The Neuroscience of Leadership

Friederike Fabritius, M.S., is a trained neuropsychologist, a certified coach, a popular keynote speaker, an internationally recognized management consultant, and co-author of The Leading Brain.

More about Friederike

Friederike Fabritius, M.S., is a trained neuropsychologist, a certified coach, a popular keynote speaker, an internationally recognized management consultant, and co-author of The Leading Brain.

More about Friederike

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Order books written or co-written by neuroscientist Friederike Fabritius

The Leading Brain

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Leadership isn't an art. It's a science. The Leading Brain employs cutting-edge neuroscience to help you improve performance, enhance creativity, and increase job satisfaction.

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Making tough decisions more quickly and effectively, mastering your emotions, achieving peak performance, fostering teamwork and trust, breaking old bad work habits and adopting new and more productive ones. Let’s face it: There are literally thousands of books available on these topics. Yet nearly all of them lack what The Leading Brain provides: a firm grounding in the newest findings from the exciting field of social cognitive neuroscience.

Unlike many business books, which freely dispense the latest fly-by-night fads and fashions in leadership and management, The Leading Brain uses solid science-based data to support strategies, tips, and techniques that are proven to perform in the workplace.

The Leading Brain starts with a single, powerful idea: To work well yourself and with others, you need to start by understanding how your brain works.

The culmination of years of experience in both science and business, The Leading Brain draws heavily on the expertise of neuropsychologist, management consultant and veteran executive coach Friederike Fabritius, as she combines her considerable knowledge both of the brain and of what makes top executives succeed in a form that manages to be accessible, actionable, and entertaining.

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Raves and recommendations from leaders in science and business

When I think of all the positive feedback and interested questions from the audience, I realize that when you conveyed your message of team collaboration, you did more than simply engage our senior executives on a personal level, you gave them something that is both inspiring and truly useful. Your words will help us on our road to achieving a cultural change. My heartfelt thanks for your contribution!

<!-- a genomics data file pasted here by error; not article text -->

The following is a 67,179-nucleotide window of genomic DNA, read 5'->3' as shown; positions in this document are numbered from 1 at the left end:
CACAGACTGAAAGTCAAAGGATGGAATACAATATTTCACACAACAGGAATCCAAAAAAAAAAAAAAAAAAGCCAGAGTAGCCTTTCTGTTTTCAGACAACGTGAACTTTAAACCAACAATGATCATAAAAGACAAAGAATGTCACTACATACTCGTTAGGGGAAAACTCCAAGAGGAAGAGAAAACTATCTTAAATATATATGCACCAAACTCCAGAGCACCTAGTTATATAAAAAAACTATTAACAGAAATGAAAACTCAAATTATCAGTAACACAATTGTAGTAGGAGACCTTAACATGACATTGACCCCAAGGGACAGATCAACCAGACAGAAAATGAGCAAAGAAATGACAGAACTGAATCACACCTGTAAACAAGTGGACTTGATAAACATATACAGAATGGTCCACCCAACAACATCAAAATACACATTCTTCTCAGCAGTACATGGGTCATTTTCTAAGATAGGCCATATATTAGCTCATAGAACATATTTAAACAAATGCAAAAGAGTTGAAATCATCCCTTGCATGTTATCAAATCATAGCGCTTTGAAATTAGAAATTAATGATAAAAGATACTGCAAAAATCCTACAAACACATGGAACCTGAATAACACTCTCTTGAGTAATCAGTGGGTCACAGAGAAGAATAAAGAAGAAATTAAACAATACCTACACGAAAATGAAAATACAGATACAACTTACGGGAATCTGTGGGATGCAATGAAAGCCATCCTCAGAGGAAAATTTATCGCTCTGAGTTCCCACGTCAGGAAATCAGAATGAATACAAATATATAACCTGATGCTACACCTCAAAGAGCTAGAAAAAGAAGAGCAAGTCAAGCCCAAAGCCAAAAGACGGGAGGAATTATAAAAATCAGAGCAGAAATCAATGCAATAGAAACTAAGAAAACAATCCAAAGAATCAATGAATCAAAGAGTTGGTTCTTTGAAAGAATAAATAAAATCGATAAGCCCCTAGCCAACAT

— Dr. Heinrich Hiesinger, CEO, thyssenkrupp
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Friederike Fabritius answering questions and delivering keynotes

Creating a Brain-Friendly Work Environment

Small steps you can take to help you thrive in the workplace

The Secret DNA of Peak Performance

A trio of chemicals in your brain holds the key to performing at your best.

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Book Friederike Fabritius as a keynote speaker for one of these popular topics

Fostering Contented Teams

A watchful monkey and a hungry lab technician combined to radically change our perception of what brings teams together, and what drives them apart. The now famous discovery of mirror neurons started out as a mistake, but its ramifications have the potential to revolutionize the workplace. In this presentation, I'll start with the story of this happy accident and then explain how it can alter the course of effective leadership. You'll learn

  • What you as a leader can do to make team members feel they are valued
  • Why the brain craves certainty and why uncertainty can be perceived as a threat
  • The number one characteristic for improving mood and reducing stress
  • How to strengthen connections between you and the members of your team
  • Why fairness trumps money for most people and how it should affect your leadership strategy

Taking Charge of your Emotions

In most companies, emotions in the workplace are treated like an uninvited guest. They are tacitly discouraged and when that doesn’t work, they are actively ignored. But emotions aren’t just unavoidable in our working lives; they’re absolutely essential! In this presentation, we’ll start out by exploring the brain science that explains the crucial role that emotions play in all decisions. In addition, we’ll learn

  • What it is about emotions in the workplace that makes us uncomfortable
  • Why attempting to suppress your emotions rarely works and almost always makes matters worse
  • Why top level executives who work long hours often feel less stress than their employees
  • How to strengthen your emotional resilience by using your body as well as your mind
  • Three easy-to-learn techniques that can help to make your emotions work for you instead of against you

Fun, Fear, and Focus

When it comes to dealing with stress, most of us are familiar with the famous fight-or-flight response. But let’s face it: fight or flight is a way of putting out fires. What if your goal is not to simply deal with stress but to perform at your best? Luckily, there’s another group of Fs that makes the secret of achieving peak performance far more attainable. As simple as it sounds, the key to reaching your full potential can be summed up in three words: fun, fear, and focus. In this presentation, we’ll learn